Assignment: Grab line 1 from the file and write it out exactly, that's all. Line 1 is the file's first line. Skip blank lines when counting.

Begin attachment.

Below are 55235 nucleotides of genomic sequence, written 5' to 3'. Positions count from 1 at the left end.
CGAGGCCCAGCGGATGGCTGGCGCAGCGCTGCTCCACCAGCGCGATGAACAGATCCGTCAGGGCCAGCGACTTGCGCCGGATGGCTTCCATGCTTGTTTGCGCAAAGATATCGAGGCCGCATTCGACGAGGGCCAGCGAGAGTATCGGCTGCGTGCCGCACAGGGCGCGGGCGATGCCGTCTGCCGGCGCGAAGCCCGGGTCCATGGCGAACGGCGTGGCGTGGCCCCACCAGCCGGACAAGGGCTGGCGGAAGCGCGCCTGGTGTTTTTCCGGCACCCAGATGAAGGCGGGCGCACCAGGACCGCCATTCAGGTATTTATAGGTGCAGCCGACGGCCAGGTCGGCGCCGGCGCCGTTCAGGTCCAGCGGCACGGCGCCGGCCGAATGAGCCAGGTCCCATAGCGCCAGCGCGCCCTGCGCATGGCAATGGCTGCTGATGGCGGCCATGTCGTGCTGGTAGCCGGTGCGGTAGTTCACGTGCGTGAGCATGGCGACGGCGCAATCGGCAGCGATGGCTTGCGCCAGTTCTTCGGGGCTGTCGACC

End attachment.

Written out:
Below are 55235 nucleotides of genomic sequence, written 5' to 3'. Positions count from 1 at the left end.